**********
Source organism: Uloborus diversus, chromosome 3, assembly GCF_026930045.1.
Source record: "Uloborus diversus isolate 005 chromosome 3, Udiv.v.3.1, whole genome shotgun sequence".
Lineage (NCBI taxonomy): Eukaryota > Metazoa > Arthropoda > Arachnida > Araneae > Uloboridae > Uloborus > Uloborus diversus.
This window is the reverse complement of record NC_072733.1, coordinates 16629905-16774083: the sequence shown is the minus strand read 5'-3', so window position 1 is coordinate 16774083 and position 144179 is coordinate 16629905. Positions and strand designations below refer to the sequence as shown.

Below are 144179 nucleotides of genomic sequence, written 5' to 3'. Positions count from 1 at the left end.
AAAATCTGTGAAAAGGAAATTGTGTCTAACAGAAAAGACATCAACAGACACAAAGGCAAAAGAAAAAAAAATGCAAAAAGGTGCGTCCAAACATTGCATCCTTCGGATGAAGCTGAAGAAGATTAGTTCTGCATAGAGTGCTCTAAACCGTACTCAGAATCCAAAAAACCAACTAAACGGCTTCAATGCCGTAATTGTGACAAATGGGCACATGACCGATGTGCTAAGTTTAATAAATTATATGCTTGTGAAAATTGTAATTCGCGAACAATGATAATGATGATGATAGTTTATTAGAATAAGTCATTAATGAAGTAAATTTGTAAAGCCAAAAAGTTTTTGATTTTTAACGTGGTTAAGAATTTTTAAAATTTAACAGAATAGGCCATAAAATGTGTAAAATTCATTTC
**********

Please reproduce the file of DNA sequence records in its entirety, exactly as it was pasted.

Source organism: Uloborus diversus, chromosome 3, assembly GCF_026930045.1.
Source record: "Uloborus diversus isolate 005 chromosome 3, Udiv.v.3.1, whole genome shotgun sequence".
Lineage (NCBI taxonomy): Eukaryota > Metazoa > Arthropoda > Arachnida > Araneae > Uloboridae > Uloborus > Uloborus diversus.
This window is the reverse complement of record NC_072733.1, coordinates 16629905-16774083: the sequence shown is the minus strand read 5'-3', so window position 1 is coordinate 16774083 and position 144179 is coordinate 16629905. Positions and strand designations below refer to the sequence as shown.

Below are 144179 nucleotides of genomic sequence, written 5' to 3'. Positions count from 1 at the left end.
AAAATCTGTGAAAAGGAAATTGTGTCTAACAGAAAAGACATCAACAGACACAAAGGCAAAAGAAAAAAAAATGCAAAAAGGTGCGTCCAAACATTGCATCCTTCGGATGAAGCTGAAGAAGATTAGTTCTGCATAGAGTGCTCTAAACCGTACTCAGAATCCAAAAAACCAACTAAACGGCTTCAATGCCGTAATTGTGACAAATGGGCACATGACCGATGTGCTAAGTTTAATAAATTATATGCTTGTGAAAATTGTAATTCGCGAACAATGATAATGATGATGATAGTTTATTAGAATAAGTCATTAATGAAGTAAATTTGTAAAGCCAAAAAGTTTTTGATTTTTAACGTGGTTAAGAATTTTTAAAATTTAACAGAATAGGCCATAAAATGTGTAAAATTCATTTC